The Magnetic Fields
Well, the title certainly is truth in advertising. Stephin Merritt goes all The Jesus and Mary Chain here, but like those legendary ’80s feedback mavens, this album has no shortage of songs beneath all the fuzz. You have to understand that I adored the early The Jesus and Mary Chain (their music from the ’90s forward is a much dodgier proposition), as well as the like-minded “shoe-gazer” bands they inspired.
So, having an album by an artist whom I admire for quite different reasons—Merritt writes terrific, tuneful songs, and pulls no punches, but has stayed in a less noisy patch of turf—and mixing it with another sound I love is reason for ecstasy. Now, add in Merritt’s always wry and spot-on observations, which can rival Elvis Costello is terms of bile (check out “California Girls” for an example of this).
Other examples? Well, the driving pulse of “Please Stop Dancing”; the heavy feedback of the lumbering “Mr. Mistletoe”; or the heavy-footed pop of “The Nun’s Litany.” No, you will have to excuse me—I’m off to make a mix tape of this and the best of Psychocandy, with a bit of My Bloody Valentine thrown in for good measure.
Minnesota’s favorite expat songwriter returns to the fold with this follow-up to Body of Song. Like that album, Bob Mould does most of the playing himself—apart from contributions from Fugazi drummer Brendan Canty and cellist Amy Domingues—and like all his music dating back to the heyday of Hüsker Dü, the songs sear deep into his heart and mind.
With a career that spans nearly three decades, Mould’s music comes in a number of distinct flavors: the intense, distortion-drenched pop of Hüsker Dü and Sugar; the introspective, moody acoustic pieces on Workbook; and even the odd electronic meanderings of Modulate.
On District Line, Mould plays with the different styles, though focusing most of his attention (thankfully) on the first two. What you get is a strong set of songs that could have been pulled from any era of his career (the closing track, “Walls in Time,” actually dates from the Workbook era).
It does take a few listens for the album’s strengths to come through, so District Line is definitely a “grower.” On the surface, the songs don’t have the instant catchiness of the best Sugar tunes, but they’ll get under your skin after a few spins. And then, Mould’s signature honesty—now tempered with a dollop of maturity—comes through, making District Line one of the artist’s strongest albums in many years.
The covers album is an often-misunderstood creature. Sure, plenty of examples exist of artists making a play for some easy recognition through stunt recordings or a chance to reinvent their careers (Rod Stewart, I am looking at you), but it also is a way for a performer to look back at influences, and explore what defined his or her style.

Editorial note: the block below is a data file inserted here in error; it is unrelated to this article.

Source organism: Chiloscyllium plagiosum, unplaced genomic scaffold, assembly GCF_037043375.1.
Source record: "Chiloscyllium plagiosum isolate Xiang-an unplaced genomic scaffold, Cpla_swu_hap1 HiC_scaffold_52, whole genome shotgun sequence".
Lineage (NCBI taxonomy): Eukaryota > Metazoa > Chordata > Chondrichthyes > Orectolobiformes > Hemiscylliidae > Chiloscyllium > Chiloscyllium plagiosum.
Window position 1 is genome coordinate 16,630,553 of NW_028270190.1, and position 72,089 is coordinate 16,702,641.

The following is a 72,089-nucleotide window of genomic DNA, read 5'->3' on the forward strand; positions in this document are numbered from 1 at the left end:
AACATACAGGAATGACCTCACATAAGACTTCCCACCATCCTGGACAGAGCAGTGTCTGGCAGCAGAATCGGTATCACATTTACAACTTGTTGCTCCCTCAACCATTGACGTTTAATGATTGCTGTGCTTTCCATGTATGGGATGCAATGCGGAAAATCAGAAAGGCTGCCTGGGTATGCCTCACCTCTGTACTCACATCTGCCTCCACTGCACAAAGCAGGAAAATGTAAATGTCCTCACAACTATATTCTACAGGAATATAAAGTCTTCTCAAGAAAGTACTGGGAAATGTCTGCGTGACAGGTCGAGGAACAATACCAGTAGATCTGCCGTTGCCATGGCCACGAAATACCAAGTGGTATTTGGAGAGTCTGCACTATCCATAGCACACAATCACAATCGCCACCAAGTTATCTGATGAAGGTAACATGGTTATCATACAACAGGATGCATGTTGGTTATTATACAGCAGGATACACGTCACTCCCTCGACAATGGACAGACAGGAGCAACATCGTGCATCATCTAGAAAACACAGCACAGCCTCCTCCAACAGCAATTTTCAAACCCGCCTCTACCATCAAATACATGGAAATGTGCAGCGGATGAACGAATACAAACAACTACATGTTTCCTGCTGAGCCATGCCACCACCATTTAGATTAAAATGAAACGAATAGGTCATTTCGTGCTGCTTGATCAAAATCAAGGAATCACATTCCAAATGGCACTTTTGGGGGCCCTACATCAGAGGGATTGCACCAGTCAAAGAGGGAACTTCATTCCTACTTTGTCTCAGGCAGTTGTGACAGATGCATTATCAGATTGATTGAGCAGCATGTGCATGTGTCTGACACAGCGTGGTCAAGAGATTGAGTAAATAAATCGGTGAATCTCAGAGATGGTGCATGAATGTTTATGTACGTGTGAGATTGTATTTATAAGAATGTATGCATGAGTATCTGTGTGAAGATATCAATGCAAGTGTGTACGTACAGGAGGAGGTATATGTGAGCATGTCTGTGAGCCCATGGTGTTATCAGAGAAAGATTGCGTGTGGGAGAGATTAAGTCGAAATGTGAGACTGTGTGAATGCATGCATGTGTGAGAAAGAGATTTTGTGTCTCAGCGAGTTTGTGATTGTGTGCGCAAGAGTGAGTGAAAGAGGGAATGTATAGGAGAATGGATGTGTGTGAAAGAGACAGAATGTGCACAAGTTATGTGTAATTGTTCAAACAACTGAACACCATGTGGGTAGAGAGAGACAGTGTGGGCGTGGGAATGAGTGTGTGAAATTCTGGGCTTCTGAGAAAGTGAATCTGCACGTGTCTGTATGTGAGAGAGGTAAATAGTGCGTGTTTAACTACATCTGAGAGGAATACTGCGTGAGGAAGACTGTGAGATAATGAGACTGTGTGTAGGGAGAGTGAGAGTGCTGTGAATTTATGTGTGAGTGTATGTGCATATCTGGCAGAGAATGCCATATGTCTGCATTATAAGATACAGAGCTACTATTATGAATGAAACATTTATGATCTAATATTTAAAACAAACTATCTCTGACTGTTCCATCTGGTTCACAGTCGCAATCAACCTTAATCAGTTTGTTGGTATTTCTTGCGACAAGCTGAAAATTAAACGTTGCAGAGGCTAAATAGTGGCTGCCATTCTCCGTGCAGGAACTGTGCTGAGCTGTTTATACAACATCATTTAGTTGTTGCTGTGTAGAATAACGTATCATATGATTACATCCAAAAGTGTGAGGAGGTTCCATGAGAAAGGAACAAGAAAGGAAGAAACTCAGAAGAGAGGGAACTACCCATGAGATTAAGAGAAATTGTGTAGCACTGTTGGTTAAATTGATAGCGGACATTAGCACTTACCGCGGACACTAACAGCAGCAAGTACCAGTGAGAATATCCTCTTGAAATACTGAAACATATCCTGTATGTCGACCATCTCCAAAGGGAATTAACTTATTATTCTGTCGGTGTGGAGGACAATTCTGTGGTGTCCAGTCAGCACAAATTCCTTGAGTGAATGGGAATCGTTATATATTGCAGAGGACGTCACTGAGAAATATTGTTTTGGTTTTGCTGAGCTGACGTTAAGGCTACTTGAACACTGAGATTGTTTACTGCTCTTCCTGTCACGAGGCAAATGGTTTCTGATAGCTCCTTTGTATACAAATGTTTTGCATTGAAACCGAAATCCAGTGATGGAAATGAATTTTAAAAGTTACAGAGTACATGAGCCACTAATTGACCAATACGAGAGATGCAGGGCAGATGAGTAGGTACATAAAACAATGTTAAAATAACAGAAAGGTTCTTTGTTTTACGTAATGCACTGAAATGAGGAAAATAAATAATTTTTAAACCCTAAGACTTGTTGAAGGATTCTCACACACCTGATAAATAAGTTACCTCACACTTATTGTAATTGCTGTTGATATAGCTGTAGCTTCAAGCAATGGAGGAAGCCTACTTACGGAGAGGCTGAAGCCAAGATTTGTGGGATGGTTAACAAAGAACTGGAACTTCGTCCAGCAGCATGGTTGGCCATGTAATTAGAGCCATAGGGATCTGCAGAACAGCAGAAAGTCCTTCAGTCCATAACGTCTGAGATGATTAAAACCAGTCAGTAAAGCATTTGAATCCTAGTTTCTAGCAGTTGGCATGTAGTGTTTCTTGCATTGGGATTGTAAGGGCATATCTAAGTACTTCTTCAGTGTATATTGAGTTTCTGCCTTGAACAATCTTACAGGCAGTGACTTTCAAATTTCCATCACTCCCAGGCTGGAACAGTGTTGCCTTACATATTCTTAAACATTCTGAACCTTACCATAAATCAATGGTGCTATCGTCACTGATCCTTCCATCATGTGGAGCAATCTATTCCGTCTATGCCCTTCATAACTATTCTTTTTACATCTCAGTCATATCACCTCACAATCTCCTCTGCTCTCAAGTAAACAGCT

Cat Power—led by singular talent Chan Marshall—goes the later route on her second covers collection, Jukebox. OK, it isn’t a pure covers collection—two originals here, one a reworked version of an older tune, another completely fresh—but it fits the mold more than adequately.
Marshall says Jukebox is a tribute to the great vocalists who have influenced her over the years, but she also puts a signature stamp on the songs.
The album starts with a downbeat reading of “New York, New York,” which feels much more a song of desperation than the celebration most singers pull out of the tune. The covers feature a mix of country, soul, and folk tunes, from Hank Williams’s “Ramblin’ (Wo)man” to James Brown to Joni Mitchell.
Jukebox’s moody arrangements only help to focus attention on Marshall’s strong and unique voice, which does what a covers album should do—make each of these songs live in a way they never have before.
Rufus Does Judy at Carnegie Hall
It shouldn’t come as a surprise that flamboyant and decidedly “out” performer Rufus Wainwright would tackle the music of Judy Garland. This two-disc live set finds him re-creating her legendary 1961 concert at the same venue where she performed it. He brings along a number of special guests, including sister Martha and mother Kate McGarrigle, along with an orchestra, but the focus is truly on the singer.
Wainwright does a fine job channeling his inner Garland throughout, though he seems to have an easier handle on the moodier torch songs than the more spry musical theater staples (such as “That’s Entertainment” or “The Trolley Song”). This probably has as much to do with Wainwright than the songs. He always has been better at smoldering emotion and a wan sadness—being cheerful in music just doesn’t seem to be part of his musical equation.
In the end, Rufus Does Judy at Carnegie Hall is exactly that: a loving tribute to an iconic artist who has inspired generations of performers. In his own way, Wainwright keeps the fabulous reign alive.